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In re Samantha V.

September 24, 2009

IN RE SAMANTHA V., A MINOR
(THE PEOPLE OF THE STATE OF ILLINOIS, APPELLEE,
v.
SAMANTHA V., APPELLANT).



The opinion of the court was delivered by: Chief Justice Fitzgerald

Justices Freeman, Thomas, Kilbride, Garman, Karmeier, and Burke concurred in the judgment and opinion.

OPINION

Respondent, Samantha V., was found delinquent in the circuit court of Cook County for two offenses, aggravated battery that caused great bodily harm (720 ILCS 5/12--4(a) (West 2004)) and aggravated battery on a public way (720 ILCS 5/12--4(b)(8) (West 2004)). After a dispositional hearing, she was sentenced to 5 years' probation and 40 hours of community service. In addition, respondent was ordered to refrain from loitering in Bosley Park after 6 p.m., abide by a 9 p.m. curfew, and submit a DNA sample. The appellate court affirmed the adjudication and dispositional findings, but remanded the matter for clarification of the loitering condition of her probation. No. 1--06--0580 (unpublished order under Supreme Court Rule 23). We granted respondent's petition for leave to appeal (210 Ill. 2d R. 315(a)), and now consider whether the one-act, one-crime rule applies in juvenile cases and, if so, whether respondent was found delinquent for two offenses arising from the same physical act, in violation of that rule. For the reasons that follow, we reverse in part, and remand with directions.

BACKGROUND

The 14-year-old respondent was found delinquent on a theory of accountability for two counts of aggravated battery stemming from the group beating of Rosalinda Rodriguez, a 20-year-old woman. The State's evidence demonstrated that a group of girls, ranging in age from 12 to 15 years old, were walking down Farrell Street in the City of Chicago at approximately 11 p.m. on June 10, 2005. Rosalinda was at her home, located on Farrell Street, with her two younger sisters and a neighbor when she heard a "commotion" and looked out of her window. Rosalinda saw respondent and seven other girls standing by the gate to her property. According to Rosalinda, some of the girls were on her property and some were outside the gate. Rosalinda explained that she knew all the girls, either personally or from seeing them around the neighborhood, and walked outside because she did not want the girls to enter her property or allow her dog to escape the fenced-in yard. One of the girls in the group, Jessica M., mumbled something to Rosalinda, and when Rosalinda said "What?" Jessica M. punched her in the face. Rosalinda explained that she and Jessica M. began punching each other and were eventually fighting in the street. The other girls who were with Jessica, including respondent, surrounded Rosalinda and began cheering as Jessica M. got on top of her, scratched her eyes, pulled her hair, hit her head against the cement, and hit her with a bottle.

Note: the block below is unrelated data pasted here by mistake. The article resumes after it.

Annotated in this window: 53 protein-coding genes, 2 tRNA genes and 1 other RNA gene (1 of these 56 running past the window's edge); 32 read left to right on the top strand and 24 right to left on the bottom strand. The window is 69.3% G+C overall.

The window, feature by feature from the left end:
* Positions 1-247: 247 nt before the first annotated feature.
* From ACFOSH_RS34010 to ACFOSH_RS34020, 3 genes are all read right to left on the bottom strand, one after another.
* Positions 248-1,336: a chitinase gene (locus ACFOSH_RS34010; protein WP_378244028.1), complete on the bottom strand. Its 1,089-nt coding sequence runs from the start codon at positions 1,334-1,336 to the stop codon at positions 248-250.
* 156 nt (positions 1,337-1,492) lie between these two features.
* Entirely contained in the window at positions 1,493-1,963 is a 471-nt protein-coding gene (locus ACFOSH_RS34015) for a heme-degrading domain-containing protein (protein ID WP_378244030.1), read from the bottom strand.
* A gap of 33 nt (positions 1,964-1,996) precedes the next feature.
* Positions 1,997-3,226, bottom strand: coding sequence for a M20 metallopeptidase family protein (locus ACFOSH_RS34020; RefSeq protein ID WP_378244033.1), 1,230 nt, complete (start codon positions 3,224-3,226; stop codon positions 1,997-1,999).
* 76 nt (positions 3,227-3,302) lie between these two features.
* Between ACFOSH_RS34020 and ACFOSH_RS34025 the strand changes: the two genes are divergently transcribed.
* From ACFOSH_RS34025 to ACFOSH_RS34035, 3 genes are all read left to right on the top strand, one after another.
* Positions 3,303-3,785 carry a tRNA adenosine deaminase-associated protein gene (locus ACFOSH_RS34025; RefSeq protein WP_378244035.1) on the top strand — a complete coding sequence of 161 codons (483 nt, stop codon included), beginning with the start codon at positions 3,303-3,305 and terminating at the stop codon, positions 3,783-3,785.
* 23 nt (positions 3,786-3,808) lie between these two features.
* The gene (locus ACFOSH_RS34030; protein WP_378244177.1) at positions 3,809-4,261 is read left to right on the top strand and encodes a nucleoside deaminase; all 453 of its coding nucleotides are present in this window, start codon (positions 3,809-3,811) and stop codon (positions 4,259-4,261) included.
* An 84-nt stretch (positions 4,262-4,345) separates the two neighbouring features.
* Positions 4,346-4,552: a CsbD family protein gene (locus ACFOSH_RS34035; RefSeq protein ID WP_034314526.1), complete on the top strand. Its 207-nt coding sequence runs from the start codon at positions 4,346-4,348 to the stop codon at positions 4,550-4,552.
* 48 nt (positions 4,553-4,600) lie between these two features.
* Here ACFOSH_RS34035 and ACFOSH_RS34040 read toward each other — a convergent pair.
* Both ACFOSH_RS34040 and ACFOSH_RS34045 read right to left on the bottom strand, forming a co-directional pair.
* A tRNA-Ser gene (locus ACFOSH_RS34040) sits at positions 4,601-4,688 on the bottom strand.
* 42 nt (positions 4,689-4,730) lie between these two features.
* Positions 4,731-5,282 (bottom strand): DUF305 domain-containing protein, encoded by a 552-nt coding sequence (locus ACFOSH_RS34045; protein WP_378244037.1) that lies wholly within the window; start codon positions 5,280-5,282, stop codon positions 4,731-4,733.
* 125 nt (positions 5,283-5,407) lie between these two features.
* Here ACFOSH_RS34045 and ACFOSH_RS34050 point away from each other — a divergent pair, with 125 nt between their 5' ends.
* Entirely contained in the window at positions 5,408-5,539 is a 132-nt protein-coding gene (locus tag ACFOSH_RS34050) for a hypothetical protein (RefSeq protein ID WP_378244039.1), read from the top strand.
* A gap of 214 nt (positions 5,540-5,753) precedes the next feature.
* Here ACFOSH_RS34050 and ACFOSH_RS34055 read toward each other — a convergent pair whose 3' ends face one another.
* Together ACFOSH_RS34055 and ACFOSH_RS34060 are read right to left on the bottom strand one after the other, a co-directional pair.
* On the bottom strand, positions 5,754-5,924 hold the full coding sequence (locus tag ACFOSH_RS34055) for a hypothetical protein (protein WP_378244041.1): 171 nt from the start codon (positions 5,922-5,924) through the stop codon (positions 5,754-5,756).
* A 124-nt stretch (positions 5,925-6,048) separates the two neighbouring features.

Rosalinda testified that the other girls in the group kicked her while she was lying on the ground, pinned down by Jessica M. Rosalinda specifically identified respondent as one of the girls who kicked her. She admitted that she did not see respondent's foot come in contact with her body, but stated that she felt kicks coming from the area where respondent was standing. The beating ended when a neighbor, along with Rosalinda's brother, pulled Jessica M. away from Rosalinda. Rosalinda testified that she went to the hospital and received nine stitches on her right eyebrow. She also suffered numerous scrapes, cuts, and bruises.

Priscilla Rodriguez, Rosalinda's 12-year-old sister, witnessed part of the attack. Priscilla stated that she knew respondent before the attack and saw respondent kick Rosalinda while Rosalinda was on the ground being beaten by Jessica M.